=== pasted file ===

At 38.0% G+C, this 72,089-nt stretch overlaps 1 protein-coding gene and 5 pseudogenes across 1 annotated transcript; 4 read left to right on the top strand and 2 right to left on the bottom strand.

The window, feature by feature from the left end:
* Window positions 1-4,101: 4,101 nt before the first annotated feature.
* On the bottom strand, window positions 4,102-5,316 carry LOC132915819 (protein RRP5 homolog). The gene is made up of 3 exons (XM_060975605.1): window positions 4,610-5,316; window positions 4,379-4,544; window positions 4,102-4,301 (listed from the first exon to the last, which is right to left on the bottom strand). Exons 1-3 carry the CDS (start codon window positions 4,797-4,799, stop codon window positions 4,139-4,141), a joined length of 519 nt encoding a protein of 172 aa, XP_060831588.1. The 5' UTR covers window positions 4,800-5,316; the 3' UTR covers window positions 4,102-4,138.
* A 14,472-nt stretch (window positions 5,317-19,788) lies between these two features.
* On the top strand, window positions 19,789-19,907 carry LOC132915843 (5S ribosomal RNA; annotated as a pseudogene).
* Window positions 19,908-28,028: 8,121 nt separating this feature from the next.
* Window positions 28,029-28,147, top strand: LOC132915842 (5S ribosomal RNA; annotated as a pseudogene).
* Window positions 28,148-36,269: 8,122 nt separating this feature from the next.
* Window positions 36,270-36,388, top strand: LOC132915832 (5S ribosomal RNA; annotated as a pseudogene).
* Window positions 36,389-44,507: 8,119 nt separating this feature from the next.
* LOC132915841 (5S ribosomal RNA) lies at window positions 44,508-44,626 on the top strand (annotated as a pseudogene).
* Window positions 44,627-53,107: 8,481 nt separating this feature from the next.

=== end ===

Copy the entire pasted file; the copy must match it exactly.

At 38.0% G+C, this 72,089-nt stretch overlaps 1 protein-coding gene and 5 pseudogenes across 1 annotated transcript; 4 read left to right on the top strand and 2 right to left on the bottom strand.

The window, feature by feature from the left end:
* Window positions 1-4,101: 4,101 nt before the first annotated feature.
* On the bottom strand, window positions 4,102-5,316 carry LOC132915819 (protein RRP5 homolog). The gene is made up of 3 exons (XM_060975605.1): window positions 4,610-5,316; window positions 4,379-4,544; window positions 4,102-4,301 (listed from the first exon to the last, which is right to left on the bottom strand). Exons 1-3 carry the CDS (start codon window positions 4,797-4,799, stop codon window positions 4,139-4,141), a joined length of 519 nt encoding a protein of 172 aa, XP_060831588.1. The 5' UTR covers window positions 4,800-5,316; the 3' UTR covers window positions 4,102-4,138.
* A 14,472-nt stretch (window positions 5,317-19,788) lies between these two features.
* On the top strand, window positions 19,789-19,907 carry LOC132915843 (5S ribosomal RNA; annotated as a pseudogene).
* Window positions 19,908-28,028: 8,121 nt separating this feature from the next.
* Window positions 28,029-28,147, top strand: LOC132915842 (5S ribosomal RNA; annotated as a pseudogene).
* Window positions 28,148-36,269: 8,122 nt separating this feature from the next.
* Window positions 36,270-36,388, top strand: LOC132915832 (5S ribosomal RNA; annotated as a pseudogene).
* Window positions 36,389-44,507: 8,119 nt separating this feature from the next.
* LOC132915841 (5S ribosomal RNA) lies at window positions 44,508-44,626 on the top strand (annotated as a pseudogene).
* Window positions 44,627-53,107: 8,481 nt separating this feature from the next.